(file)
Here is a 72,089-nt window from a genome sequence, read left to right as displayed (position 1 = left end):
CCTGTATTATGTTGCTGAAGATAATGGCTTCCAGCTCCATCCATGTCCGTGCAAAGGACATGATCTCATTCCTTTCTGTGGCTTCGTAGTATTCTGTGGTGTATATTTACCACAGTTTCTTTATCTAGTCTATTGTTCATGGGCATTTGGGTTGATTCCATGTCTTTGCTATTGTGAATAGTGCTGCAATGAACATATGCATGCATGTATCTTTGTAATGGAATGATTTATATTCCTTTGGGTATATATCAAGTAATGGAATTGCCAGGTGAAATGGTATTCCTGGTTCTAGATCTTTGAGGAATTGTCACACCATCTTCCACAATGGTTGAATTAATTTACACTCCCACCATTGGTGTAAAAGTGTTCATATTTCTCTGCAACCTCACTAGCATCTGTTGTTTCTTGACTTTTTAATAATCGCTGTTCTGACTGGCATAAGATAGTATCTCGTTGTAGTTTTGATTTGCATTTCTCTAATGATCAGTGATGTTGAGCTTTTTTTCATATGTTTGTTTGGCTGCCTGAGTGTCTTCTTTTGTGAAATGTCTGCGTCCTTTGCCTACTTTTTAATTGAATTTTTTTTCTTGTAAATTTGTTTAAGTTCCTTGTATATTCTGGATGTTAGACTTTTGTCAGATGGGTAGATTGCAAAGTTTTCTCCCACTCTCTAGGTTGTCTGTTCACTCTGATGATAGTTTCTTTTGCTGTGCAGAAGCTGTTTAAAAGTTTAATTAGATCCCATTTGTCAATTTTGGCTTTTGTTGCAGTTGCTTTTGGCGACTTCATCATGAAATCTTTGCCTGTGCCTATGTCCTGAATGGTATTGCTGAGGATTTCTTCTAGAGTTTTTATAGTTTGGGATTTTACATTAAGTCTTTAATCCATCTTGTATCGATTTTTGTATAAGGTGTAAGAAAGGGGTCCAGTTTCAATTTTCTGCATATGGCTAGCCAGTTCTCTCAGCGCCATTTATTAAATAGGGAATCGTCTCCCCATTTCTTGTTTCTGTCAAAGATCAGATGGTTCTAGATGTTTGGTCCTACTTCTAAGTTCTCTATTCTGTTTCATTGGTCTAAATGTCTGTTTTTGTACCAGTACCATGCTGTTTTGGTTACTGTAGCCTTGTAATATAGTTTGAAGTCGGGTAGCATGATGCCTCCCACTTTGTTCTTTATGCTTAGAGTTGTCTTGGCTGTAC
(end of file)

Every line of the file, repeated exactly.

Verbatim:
Here is a 72,089-nt window from a genome sequence, read left to right as displayed (position 1 = left end):
CCTGTATTATGTTGCTGAAGATAATGGCTTCCAGCTCCATCCATGTCCGTGCAAAGGACATGATCTCATTCCTTTCTGTGGCTTCGTAGTATTCTGTGGTGTATATTTACCACAGTTTCTTTATCTAGTCTATTGTTCATGGGCATTTGGGTTGATTCCATGTCTTTGCTATTGTGAATAGTGCTGCAATGAACATATGCATGCATGTATCTTTGTAATGGAATGATTTATATTCCTTTGGGTATATATCAAGTAATGGAATTGCCAGGTGAAATGGTATTCCTGGTTCTAGATCTTTGAGGAATTGTCACACCATCTTCCACAATGGTTGAATTAATTTACACTCCCACCATTGGTGTAAAAGTGTTCATATTTCTCTGCAACCTCACTAGCATCTGTTGTTTCTTGACTTTTTAATAATCGCTGTTCTGACTGGCATAAGATAGTATCTCGTTGTAGTTTTGATTTGCATTTCTCTAATGATCAGTGATGTTGAGCTTTTTTTCATATGTTTGTTTGGCTGCCTGAGTGTCTTCTTTTGTGAAATGTCTGCGTCCTTTGCCTACTTTTTAATTGAATTTTTTTTCTTGTAAATTTGTTTAAGTTCCTTGTATATTCTGGATGTTAGACTTTTGTCAGATGGGTAGATTGCAAAGTTTTCTCCCACTCTCTAGGTTGTCTGTTCACTCTGATGATAGTTTCTTTTGCTGTGCAGAAGCTGTTTAAAAGTTTAATTAGATCCCATTTGTCAATTTTGGCTTTTGTTGCAGTTGCTTTTGGCGACTTCATCATGAAATCTTTGCCTGTGCCTATGTCCTGAATGGTATTGCTGAGGATTTCTTCTAGAGTTTTTATAGTTTGGGATTTTACATTAAGTCTTTAATCCATCTTGTATCGATTTTTGTATAAGGTGTAAGAAAGGGGTCCAGTTTCAATTTTCTGCATATGGCTAGCCAGTTCTCTCAGCGCCATTTATTAAATAGGGAATCGTCTCCCCATTTCTTGTTTCTGTCAAAGATCAGATGGTTCTAGATGTTTGGTCCTACTTCTAAGTTCTCTATTCTGTTTCATTGGTCTAAATGTCTGTTTTTGTACCAGTACCATGCTGTTTTGGTTACTGTAGCCTTGTAATATAGTTTGAAGTCGGGTAGCATGATGCCTCCCACTTTGTTCTTTATGCTTAGAGTTGTCTTGGCTGTAC